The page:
A little planning can help avoid a holiday debt hangover.
As we enter the holiday shopping season, will you buy gifts mostly online or by going to the mall?
According to a number of surveys, on average, consumers are expected to spend almost $1500 on holiday gifts this year, and more than 61% of those who are already in debit will use credit or debit cards to do so.
Buying online from the comfort of your home is quick and easy, of course, but it’s easy to overspend. So when it comes to holiday shopping, here’s my advice:
- Go to physical stores.
- Leave your credit cards at home, and use cash.
The problem with cards, the internet and the payment apps on your smartphone is that they make it far too easy to overspend. It takes only a click, scan or signature to buy something you didn’t plan to purchase.
Because of this, many consumers can’t settle their holiday shopping debt in January. They take months — perhaps even all year — to pay off Visa and MasterCard.
To avoid that trap, use my simple three-step system:
- Make a list of everyone for whom you plan to buy a gift.
- Next to each name, write the amount you’ll spend on their gift. Don’t specify what the gift will be; focus instead on the amount — including taxes, gift wrap and shipping. Then add it up. If the total is more than you can afford or wish to spend, start cutting. Delete some names or reduce the amount you’ll spend on each person, or both, until you reach an affordable total.
- Go to the bank and withdraw that amount of cash. Take it to the store. When you’re out of money, you’re finished. If you overspend on Aunt Ida’s sweater, it means someone else will get less — or nothing. But you will emerge debt-free.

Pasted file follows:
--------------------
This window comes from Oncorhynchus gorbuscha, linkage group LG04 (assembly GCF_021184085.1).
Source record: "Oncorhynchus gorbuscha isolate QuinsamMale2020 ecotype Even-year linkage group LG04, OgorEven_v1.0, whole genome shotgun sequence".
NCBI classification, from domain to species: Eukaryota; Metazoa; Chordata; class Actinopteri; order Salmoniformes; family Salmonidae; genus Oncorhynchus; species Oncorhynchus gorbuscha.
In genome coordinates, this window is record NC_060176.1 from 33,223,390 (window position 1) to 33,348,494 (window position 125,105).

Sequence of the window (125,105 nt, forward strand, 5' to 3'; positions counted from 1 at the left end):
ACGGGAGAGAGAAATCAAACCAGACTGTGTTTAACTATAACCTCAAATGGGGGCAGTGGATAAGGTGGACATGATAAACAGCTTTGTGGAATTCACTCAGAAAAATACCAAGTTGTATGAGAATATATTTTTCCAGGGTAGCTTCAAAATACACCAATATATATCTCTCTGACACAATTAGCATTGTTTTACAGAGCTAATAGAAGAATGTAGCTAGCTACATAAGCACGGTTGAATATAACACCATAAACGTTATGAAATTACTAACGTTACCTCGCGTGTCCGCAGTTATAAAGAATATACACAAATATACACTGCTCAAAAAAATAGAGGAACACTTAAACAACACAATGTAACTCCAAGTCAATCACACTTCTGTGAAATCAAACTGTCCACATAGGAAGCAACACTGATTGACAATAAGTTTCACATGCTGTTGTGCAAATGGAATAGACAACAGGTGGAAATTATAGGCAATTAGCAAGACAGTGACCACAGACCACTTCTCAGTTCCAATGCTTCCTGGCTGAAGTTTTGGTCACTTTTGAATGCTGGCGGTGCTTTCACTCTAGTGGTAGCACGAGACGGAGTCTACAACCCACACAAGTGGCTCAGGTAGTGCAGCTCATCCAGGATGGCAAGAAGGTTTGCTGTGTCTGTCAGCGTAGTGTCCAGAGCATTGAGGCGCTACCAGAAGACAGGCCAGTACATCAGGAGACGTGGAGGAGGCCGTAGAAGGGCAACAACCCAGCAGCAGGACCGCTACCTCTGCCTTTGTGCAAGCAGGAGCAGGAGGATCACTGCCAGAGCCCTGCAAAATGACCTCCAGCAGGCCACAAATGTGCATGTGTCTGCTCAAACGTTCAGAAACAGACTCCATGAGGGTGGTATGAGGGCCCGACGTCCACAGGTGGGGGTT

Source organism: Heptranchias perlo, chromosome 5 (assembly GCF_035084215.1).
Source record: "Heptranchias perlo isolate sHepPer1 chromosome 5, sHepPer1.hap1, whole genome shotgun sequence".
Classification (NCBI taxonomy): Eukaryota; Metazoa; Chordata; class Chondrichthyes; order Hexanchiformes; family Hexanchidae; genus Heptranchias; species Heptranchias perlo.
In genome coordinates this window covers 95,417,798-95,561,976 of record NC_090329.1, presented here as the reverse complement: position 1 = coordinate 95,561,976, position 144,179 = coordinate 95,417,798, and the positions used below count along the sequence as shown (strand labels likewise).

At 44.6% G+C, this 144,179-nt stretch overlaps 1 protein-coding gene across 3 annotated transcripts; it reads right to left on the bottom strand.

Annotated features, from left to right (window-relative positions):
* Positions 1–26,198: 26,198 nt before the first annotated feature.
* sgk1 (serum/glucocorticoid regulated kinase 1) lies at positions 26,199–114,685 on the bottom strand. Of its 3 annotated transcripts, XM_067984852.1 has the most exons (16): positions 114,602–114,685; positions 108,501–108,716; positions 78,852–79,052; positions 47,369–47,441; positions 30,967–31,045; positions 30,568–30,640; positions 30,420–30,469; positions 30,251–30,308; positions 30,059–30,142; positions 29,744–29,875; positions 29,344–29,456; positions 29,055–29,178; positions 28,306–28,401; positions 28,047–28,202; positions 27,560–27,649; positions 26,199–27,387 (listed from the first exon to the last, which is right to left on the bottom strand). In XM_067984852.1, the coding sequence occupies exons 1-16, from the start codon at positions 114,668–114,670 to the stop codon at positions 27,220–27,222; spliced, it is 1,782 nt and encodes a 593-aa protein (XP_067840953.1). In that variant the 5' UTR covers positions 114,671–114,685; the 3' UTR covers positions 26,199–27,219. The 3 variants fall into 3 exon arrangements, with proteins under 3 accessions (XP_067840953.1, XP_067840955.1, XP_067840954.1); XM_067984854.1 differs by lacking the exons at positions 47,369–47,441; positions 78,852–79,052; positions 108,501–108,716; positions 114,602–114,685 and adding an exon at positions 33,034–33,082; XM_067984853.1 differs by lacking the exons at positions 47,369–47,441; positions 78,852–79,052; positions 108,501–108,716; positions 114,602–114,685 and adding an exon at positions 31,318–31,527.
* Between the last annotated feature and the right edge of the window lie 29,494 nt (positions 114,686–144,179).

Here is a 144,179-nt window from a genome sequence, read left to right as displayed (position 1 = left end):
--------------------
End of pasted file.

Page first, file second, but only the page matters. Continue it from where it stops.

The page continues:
And here’s another caveat: Don’t buy on impulse. According to a creditcards.com poll earlier this year, five out of six Americans (84%) say they have made impulse buys. More than half of them (54%) admit spending more than $100 impulsively and another 20% say they have spent at least $1,000 on impulse. Men are more likely than women to buy on impulse, three times more likely to spend $1,000 or more — and three times more likely to do so while intoxicated, the survey found.
So here’s another tip: Don’t shop after drinking.
And if you want to avoid spending money that you don’t have to buy things people don’t want for people you don’t particularly like, just do something that costs very little, such as baking cookies. Or make a donation in their names to a charity.
Actually, those ideas are more in keeping with the holiday spirit anyway!